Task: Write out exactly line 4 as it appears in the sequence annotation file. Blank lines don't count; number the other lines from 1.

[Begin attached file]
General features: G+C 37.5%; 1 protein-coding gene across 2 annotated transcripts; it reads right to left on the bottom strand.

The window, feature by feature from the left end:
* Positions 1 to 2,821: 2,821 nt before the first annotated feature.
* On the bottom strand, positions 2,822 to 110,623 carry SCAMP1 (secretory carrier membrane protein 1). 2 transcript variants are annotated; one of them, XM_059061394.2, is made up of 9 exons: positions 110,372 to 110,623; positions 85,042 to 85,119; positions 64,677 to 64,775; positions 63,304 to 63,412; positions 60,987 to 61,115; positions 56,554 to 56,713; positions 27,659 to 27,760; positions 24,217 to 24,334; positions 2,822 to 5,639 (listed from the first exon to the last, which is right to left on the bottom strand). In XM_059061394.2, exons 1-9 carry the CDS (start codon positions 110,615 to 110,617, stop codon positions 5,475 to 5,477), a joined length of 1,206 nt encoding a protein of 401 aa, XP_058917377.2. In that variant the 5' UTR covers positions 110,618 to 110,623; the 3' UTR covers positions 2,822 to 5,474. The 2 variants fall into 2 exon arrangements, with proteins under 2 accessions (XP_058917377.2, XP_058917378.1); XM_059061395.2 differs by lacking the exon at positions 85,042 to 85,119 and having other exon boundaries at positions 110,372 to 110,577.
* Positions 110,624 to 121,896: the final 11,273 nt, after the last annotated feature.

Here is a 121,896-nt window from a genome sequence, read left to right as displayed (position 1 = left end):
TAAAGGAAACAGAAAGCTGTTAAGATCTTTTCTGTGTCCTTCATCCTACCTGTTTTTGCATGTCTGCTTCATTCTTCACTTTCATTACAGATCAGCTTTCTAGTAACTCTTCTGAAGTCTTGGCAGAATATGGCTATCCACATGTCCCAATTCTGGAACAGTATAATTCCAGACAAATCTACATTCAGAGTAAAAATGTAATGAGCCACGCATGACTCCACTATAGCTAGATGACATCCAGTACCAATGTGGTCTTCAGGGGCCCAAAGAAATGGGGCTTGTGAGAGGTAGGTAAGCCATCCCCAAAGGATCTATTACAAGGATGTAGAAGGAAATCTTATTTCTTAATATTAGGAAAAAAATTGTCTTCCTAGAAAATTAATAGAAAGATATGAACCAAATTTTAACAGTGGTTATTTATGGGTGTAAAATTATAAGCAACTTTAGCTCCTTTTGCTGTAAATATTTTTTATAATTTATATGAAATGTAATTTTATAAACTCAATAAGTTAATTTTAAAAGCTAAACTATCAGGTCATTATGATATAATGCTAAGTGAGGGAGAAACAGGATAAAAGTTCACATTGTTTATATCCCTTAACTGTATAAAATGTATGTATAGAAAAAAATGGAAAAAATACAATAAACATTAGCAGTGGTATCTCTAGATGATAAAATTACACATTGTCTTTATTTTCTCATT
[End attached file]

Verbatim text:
* On the bottom strand, positions 2,822 to 110,623 carry SCAMP1 (secretory carrier membrane protein 1). 2 transcript variants are annotated; one of them, XM_059061394.2, is made up of 9 exons: positions 110,372 to 110,623; positions 85,042 to 85,119; positions 64,677 to 64,775; positions 63,304 to 63,412; positions 60,987 to 61,115; positions 56,554 to 56,713; positions 27,659 to 27,760; positions 24,217 to 24,334; positions 2,822 to 5,639 (listed from the first exon to the last, which is right to left on the bottom strand). In XM_059061394.2, exons 1-9 carry the CDS (start codon positions 110,615 to 110,617, stop codon positions 5,475 to 5,477), a joined length of 1,206 nt encoding a protein of 401 aa, XP_058917377.2. In that variant the 5' UTR covers positions 110,618 to 110,623; the 3' UTR covers positions 2,822 to 5,474. The 2 variants fall into 2 exon arrangements, with proteins under 2 accessions (XP_058917377.2, XP_058917378.1); XM_059061395.2 differs by lacking the exon at positions 85,042 to 85,119 and having other exon boundaries at positions 110,372 to 110,577.